Consumerist Launches Design Tweaks

We launched some design tweaks for enhanced readability today. Font size is a bit larger. Titles are bit larger. Inside the post, the font is even larger and the text now goes to 800pixels or so wide. All the tags on a post appear in the read more section. Metadata appears underneath the title inside the post. This should make for easier reading, and things will get to looking even better as we learn how to wrangle the new format. Love it? Leave it? Leave your thoughts in the comments. Found a bug? Leave a note on the Gawker bug report site.

Comments

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  1. PsychicPsycho3 says:

    +10 readability

    • blackmage439 says:

      @PsychicPsycho3: For me, -10 FAIL.

      Firefox 3.03
      Mac OS 10.5.5

      The article text is now an unreadable 8pt Times. Blurry as hell. Columns are all fucked up. Site looks like crap.

  2. chrylis says:

    Bug: I can’t leave notes on getsatisfaction (Firefox says it’s submitting and then hangs).

    The AdWords are still blocking article text, and the problem isn’t text zoom as suggested by Gawker’s response.

    The problem is that there are no width constraints on the ads. Even with text zoom set to normal, the ads will often overlap the text because of ridiculously long domain names.

    I suggest either putting the ads in an IFRAME or using CSS to layer them under the article text.

  3. dwasifar says:

    I liked it better the old way. It’s easier to read text in columns that are proportional to the text size, than to spread the lines out longer. This is why newspapers and magazines print in columns instead of all the way across the page. If the lines are too long relative to the text size, then when your eye travels back to the beginning of the next line you are more likely to land on the wrong line.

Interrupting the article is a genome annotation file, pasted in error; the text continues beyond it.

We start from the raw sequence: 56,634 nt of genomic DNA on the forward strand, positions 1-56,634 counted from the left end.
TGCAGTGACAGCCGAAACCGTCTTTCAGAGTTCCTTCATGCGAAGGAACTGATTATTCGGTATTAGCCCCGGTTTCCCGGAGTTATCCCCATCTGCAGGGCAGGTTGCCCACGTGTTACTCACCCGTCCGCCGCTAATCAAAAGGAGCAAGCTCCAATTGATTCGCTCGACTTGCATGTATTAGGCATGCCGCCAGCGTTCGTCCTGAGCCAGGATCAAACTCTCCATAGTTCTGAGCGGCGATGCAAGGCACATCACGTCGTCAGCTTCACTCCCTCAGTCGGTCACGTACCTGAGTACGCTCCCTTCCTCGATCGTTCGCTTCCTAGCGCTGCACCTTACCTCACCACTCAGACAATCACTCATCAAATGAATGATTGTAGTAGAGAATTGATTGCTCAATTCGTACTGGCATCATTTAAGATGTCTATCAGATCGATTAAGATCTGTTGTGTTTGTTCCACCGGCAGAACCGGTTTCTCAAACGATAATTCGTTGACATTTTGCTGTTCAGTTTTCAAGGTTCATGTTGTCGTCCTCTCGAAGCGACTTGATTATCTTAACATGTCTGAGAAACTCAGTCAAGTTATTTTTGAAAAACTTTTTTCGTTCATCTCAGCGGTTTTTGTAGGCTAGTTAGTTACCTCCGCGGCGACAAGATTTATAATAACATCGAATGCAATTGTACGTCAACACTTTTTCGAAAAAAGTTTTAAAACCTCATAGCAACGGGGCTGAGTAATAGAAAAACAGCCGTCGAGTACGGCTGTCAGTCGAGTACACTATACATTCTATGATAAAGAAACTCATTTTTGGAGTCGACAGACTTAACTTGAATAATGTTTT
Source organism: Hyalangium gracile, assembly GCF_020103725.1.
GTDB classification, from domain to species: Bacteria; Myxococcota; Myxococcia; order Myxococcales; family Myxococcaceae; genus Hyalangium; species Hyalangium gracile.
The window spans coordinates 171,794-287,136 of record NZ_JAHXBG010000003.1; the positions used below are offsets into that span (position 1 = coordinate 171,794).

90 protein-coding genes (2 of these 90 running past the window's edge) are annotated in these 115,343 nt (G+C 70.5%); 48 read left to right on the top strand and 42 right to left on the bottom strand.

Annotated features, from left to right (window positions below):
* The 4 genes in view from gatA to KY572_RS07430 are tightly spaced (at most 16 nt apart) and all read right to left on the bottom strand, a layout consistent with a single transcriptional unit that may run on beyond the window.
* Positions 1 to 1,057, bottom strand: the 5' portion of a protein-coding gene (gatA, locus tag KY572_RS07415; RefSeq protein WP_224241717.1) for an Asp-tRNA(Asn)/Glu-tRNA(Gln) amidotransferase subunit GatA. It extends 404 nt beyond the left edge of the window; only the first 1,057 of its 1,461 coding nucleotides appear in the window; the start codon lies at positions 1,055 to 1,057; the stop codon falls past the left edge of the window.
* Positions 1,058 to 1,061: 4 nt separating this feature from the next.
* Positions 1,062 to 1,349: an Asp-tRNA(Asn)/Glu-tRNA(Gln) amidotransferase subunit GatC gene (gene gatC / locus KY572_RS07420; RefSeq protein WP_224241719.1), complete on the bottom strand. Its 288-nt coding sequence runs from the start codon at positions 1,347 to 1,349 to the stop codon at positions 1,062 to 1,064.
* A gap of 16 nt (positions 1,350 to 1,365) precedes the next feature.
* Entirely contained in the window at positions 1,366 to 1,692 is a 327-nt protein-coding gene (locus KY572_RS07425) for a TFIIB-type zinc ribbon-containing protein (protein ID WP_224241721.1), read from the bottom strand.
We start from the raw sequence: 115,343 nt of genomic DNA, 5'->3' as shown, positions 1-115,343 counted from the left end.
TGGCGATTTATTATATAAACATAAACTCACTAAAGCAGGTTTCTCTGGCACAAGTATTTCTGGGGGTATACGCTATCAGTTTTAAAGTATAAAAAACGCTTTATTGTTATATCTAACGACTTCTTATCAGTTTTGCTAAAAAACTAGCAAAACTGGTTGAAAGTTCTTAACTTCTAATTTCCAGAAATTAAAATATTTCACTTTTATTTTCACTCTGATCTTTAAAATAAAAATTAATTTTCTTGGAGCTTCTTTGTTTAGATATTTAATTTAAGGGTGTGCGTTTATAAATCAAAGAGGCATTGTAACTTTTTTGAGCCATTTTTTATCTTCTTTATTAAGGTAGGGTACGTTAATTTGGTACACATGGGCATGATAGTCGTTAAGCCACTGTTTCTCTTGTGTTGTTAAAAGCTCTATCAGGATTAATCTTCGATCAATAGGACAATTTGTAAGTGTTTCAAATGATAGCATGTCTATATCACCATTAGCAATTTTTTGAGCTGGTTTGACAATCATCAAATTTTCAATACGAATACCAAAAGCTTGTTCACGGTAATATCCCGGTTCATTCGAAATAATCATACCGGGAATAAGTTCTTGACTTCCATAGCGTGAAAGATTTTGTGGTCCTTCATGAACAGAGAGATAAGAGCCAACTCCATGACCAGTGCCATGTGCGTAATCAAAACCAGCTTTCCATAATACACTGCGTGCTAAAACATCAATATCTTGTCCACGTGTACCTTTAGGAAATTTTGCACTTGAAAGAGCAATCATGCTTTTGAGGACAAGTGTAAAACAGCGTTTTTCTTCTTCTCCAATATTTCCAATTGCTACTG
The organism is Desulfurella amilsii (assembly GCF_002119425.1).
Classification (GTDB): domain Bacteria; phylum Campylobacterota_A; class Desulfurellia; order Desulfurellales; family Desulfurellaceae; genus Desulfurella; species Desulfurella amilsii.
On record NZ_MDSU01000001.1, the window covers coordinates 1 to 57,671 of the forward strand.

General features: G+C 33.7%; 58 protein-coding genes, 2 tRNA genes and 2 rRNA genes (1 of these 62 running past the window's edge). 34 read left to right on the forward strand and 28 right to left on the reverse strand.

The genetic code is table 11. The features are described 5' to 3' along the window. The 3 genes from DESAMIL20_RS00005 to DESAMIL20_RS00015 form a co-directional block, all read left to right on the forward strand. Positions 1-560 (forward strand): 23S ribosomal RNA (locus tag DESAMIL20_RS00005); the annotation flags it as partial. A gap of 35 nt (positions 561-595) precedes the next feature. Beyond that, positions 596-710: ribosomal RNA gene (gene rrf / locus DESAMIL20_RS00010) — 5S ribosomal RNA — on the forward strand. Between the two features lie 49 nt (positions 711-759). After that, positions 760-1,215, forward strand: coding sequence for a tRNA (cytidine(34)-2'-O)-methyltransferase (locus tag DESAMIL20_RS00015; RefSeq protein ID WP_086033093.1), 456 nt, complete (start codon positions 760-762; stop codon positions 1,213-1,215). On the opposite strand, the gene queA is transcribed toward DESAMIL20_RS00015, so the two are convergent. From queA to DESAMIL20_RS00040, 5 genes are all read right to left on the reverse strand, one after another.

I also don’t need big honkin’ titles. I’m sitting right here in front of my screen; I seldom need to read Consumerist from the other side of the room. :)

  4. shepd says:

    I love consumerist, but talking about pixels and point sizes in HTML makes Baby Jesus cry. And yes, I do know the boat of “HTML means you provide suggestions on how text is interpreted” sailed long ago, and the web looks better (at the moment) for it. Still makes Baby Jesus cry, though…

  5. coan_net says:

    Now if we can just get rid of those BIG headers on the top of each page, The Consumerist will be perfect!

    I hate sites which puts tons of crap at the top of the page…… making you have to scroll down just to start reading what you came to read. I love to go to a site and just start reading… not scroll down past things THAT ARE ALREADY ON THE PAGE BELOW!!!!!! (not like it’s anything different)

  6. ogremustcrush says:

    Eh, I perfer small fonts and smaller columns. Makes it so my eyes don’t have to zip back and forth as much. The size of the comment text is perfect for me on a 22in monitor.

    • CupcakeKarate says: